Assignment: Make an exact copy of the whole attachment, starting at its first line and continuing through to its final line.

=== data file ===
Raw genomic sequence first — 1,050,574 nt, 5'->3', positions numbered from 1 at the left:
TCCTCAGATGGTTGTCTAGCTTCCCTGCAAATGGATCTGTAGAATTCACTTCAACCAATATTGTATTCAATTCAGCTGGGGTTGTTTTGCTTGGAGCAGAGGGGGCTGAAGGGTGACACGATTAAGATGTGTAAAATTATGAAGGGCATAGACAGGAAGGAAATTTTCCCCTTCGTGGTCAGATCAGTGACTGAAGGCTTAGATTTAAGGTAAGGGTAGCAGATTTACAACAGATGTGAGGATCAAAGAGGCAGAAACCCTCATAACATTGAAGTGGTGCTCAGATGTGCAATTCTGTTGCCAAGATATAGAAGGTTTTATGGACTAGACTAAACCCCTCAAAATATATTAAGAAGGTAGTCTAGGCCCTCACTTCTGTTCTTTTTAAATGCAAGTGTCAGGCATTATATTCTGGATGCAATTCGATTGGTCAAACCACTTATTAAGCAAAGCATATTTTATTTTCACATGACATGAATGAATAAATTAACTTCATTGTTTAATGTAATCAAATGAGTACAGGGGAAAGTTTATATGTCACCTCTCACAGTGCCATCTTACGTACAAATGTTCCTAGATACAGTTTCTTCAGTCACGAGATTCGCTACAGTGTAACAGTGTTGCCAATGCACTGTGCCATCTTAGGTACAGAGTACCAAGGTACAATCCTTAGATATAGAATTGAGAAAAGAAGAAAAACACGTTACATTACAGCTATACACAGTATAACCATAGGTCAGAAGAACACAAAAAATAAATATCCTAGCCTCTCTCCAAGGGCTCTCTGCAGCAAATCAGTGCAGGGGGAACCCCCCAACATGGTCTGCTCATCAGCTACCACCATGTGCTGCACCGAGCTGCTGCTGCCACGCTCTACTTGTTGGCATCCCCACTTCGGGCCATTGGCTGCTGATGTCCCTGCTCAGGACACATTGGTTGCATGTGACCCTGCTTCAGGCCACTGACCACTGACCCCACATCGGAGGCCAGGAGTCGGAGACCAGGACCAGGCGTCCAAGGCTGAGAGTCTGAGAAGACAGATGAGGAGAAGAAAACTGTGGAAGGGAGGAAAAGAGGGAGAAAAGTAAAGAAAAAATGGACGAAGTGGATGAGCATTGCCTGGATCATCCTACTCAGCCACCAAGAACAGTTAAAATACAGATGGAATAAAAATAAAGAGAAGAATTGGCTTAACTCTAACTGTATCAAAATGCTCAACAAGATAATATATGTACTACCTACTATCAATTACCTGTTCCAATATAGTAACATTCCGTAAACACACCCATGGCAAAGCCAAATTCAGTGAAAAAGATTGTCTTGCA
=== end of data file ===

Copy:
Raw genomic sequence first — 1,050,574 nt, 5'->3', positions numbered from 1 at the left:
TCCTCAGATGGTTGTCTAGCTTCCCTGCAAATGGATCTGTAGAATTCACTTCAACCAATATTGTATTCAATTCAGCTGGGGTTGTTTTGCTTGGAGCAGAGGGGGCTGAAGGGTGACACGATTAAGATGTGTAAAATTATGAAGGGCATAGACAGGAAGGAAATTTTCCCCTTCGTGGTCAGATCAGTGACTGAAGGCTTAGATTTAAGGTAAGGGTAGCAGATTTACAACAGATGTGAGGATCAAAGAGGCAGAAACCCTCATAACATTGAAGTGGTGCTCAGATGTGCAATTCTGTTGCCAAGATATAGAAGGTTTTATGGACTAGACTAAACCCCTCAAAATATATTAAGAAGGTAGTCTAGGCCCTCACTTCTGTTCTTTTTAAATGCAAGTGTCAGGCATTATATTCTGGATGCAATTCGATTGGTCAAACCACTTATTAAGCAAAGCATATTTTATTTTCACATGACATGAATGAATAAATTAACTTCATTGTTTAATGTAATCAAATGAGTACAGGGGAAAGTTTATATGTCACCTCTCACAGTGCCATCTTACGTACAAATGTTCCTAGATACAGTTTCTTCAGTCACGAGATTCGCTACAGTGTAACAGTGTTGCCAATGCACTGTGCCATCTTAGGTACAGAGTACCAAGGTACAATCCTTAGATATAGAATTGAGAAAAGAAGAAAAACACGTTACATTACAGCTATACACAGTATAACCATAGGTCAGAAGAACACAAAAAATAAATATCCTAGCCTCTCTCCAAGGGCTCTCTGCAGCAAATCAGTGCAGGGGGAACCCCCCAACATGGTCTGCTCATCAGCTACCACCATGTGCTGCACCGAGCTGCTGCTGCCACGCTCTACTTGTTGGCATCCCCACTTCGGGCCATTGGCTGCTGATGTCCCTGCTCAGGACACATTGGTTGCATGTGACCCTGCTTCAGGCCACTGACCACTGACCCCACATCGGAGGCCAGGAGTCGGAGACCAGGACCAGGCGTCCAAGGCTGAGAGTCTGAGAAGACAGATGAGGAGAAGAAAACTGTGGAAGGGAGGAAAAGAGGGAGAAAAGTAAAGAAAAAATGGACGAAGTGGATGAGCATTGCCTGGATCATCCTACTCAGCCACCAAGAACAGTTAAAATACAGATGGAATAAAAATAAAGAGAAGAATTGGCTTAACTCTAACTGTATCAAAATGCTCAACAAGATAATATATGTACTACCTACTATCAATTACCTGTTCCAATATAGTAACATTCCGTAAACACACCCATGGCAAAGCCAAATTCAGTGAAAAAGATTGTCTTGCA